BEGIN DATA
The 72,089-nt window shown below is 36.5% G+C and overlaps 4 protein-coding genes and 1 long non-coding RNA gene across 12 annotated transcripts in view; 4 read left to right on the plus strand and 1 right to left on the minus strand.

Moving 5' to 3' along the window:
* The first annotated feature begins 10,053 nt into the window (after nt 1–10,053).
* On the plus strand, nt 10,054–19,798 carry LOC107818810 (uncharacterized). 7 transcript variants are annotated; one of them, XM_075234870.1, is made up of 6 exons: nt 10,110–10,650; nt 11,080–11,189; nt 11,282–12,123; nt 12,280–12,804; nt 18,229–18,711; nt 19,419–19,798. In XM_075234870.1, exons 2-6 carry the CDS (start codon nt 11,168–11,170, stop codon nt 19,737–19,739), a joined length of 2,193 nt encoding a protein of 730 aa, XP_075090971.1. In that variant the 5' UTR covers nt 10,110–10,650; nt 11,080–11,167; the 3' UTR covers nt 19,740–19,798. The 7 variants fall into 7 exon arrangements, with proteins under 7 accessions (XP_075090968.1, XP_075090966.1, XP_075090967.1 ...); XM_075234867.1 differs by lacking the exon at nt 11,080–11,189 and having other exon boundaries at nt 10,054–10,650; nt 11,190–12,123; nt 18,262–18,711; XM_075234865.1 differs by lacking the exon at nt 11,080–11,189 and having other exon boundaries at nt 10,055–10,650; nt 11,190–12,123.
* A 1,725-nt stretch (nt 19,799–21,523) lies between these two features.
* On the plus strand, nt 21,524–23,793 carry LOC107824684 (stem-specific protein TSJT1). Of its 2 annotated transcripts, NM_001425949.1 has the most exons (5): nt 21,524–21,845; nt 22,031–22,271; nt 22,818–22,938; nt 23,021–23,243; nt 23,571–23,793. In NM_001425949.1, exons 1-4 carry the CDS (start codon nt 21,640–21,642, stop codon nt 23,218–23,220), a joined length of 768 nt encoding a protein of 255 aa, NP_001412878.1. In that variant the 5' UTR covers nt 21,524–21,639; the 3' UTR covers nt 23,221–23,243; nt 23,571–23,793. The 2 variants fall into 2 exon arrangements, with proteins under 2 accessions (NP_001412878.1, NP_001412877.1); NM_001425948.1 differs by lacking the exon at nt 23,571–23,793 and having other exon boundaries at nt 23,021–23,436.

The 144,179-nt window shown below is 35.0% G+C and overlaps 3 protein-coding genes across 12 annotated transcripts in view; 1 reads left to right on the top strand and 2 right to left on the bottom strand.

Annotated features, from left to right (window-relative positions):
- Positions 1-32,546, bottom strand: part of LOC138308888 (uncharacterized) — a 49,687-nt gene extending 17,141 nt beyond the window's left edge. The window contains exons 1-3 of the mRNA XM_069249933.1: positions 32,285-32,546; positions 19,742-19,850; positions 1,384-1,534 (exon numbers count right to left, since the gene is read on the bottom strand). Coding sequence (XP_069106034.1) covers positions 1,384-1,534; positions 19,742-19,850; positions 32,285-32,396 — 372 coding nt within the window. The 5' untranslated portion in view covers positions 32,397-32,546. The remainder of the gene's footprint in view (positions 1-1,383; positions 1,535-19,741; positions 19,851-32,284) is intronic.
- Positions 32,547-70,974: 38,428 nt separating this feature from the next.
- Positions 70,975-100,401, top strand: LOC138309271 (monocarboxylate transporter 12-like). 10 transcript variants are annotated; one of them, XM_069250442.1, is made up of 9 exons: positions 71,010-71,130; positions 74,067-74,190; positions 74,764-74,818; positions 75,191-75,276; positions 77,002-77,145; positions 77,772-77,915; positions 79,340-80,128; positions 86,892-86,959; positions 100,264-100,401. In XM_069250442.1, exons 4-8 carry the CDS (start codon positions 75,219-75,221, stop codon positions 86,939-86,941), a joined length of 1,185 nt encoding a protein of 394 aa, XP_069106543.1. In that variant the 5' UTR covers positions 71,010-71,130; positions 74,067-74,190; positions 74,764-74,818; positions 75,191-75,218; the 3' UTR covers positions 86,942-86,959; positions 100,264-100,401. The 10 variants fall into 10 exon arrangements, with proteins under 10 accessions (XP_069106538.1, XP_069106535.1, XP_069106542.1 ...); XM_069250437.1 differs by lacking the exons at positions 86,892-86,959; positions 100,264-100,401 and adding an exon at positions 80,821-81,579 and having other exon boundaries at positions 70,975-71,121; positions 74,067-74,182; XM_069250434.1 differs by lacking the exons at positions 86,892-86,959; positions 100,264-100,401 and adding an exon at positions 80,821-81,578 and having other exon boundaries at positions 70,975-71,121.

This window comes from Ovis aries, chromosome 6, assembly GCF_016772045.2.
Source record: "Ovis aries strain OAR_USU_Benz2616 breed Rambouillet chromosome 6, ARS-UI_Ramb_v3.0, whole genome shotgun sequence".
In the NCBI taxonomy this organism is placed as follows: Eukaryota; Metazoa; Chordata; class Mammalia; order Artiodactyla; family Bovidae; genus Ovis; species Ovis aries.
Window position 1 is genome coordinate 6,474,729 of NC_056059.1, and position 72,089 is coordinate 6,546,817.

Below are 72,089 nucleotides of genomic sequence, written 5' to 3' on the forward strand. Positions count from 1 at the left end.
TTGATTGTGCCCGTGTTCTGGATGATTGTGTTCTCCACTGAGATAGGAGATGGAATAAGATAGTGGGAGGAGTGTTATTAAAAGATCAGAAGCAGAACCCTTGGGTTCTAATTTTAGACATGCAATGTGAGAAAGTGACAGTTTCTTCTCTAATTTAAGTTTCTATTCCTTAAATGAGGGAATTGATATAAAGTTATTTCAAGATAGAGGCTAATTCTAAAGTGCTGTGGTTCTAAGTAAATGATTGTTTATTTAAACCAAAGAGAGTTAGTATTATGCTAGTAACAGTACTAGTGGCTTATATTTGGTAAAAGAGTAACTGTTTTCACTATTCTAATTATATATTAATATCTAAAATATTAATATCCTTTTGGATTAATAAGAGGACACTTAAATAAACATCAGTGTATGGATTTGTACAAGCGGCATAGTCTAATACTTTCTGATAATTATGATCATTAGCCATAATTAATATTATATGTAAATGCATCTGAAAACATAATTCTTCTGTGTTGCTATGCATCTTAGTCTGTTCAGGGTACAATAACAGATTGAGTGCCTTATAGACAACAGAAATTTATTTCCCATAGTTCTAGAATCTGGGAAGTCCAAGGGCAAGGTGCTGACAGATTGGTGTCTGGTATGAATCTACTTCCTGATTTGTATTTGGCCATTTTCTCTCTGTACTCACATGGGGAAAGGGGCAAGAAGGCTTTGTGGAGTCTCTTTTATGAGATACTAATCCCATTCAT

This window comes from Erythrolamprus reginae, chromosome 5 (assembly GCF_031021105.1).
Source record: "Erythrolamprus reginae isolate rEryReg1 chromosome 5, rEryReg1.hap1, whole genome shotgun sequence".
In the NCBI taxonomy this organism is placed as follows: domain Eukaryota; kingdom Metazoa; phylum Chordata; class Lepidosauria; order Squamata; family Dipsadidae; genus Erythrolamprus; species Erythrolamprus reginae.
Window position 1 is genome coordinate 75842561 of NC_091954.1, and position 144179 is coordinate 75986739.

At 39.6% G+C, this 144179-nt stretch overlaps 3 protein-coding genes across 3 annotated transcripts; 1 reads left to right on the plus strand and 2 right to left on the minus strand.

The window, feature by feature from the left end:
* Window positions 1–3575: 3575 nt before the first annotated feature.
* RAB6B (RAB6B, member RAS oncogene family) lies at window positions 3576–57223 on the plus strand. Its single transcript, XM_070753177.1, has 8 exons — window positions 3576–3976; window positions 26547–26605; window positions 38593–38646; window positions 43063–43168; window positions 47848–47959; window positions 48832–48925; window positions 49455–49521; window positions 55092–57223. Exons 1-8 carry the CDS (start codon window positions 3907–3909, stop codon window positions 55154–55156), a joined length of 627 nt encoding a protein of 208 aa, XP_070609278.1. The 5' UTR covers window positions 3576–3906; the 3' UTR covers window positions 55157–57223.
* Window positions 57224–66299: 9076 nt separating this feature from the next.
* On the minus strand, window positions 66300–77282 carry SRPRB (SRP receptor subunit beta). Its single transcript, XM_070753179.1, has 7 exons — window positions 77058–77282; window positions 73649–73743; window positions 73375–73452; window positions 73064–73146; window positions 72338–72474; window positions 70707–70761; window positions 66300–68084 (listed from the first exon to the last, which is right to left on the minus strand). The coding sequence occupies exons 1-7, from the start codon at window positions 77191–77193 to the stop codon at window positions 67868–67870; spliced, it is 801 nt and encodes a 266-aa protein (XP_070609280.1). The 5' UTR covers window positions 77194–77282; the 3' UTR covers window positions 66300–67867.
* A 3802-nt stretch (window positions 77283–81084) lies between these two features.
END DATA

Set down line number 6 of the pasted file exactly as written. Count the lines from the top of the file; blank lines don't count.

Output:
* On the plus strand, nt 21,524–23,793 carry LOC107824684 (stem-specific protein TSJT1). Of its 2 annotated transcripts, NM_001425949.1 has the most exons (5): nt 21,524–21,845; nt 22,031–22,271; nt 22,818–22,938; nt 23,021–23,243; nt 23,571–23,793. In NM_001425949.1, exons 1-4 carry the CDS (start codon nt 21,640–21,642, stop codon nt 23,218–23,220), a joined length of 768 nt encoding a protein of 255 aa, NP_001412878.1. In that variant the 5' UTR covers nt 21,524–21,639; the 3' UTR covers nt 23,221–23,243; nt 23,571–23,793. The 2 variants fall into 2 exon arrangements, with proteins under 2 accessions (NP_001412878.1, NP_001412877.1); NM_001425948.1 differs by lacking the exon at nt 23,571–23,793 and having other exon boundaries at nt 23,021–23,436.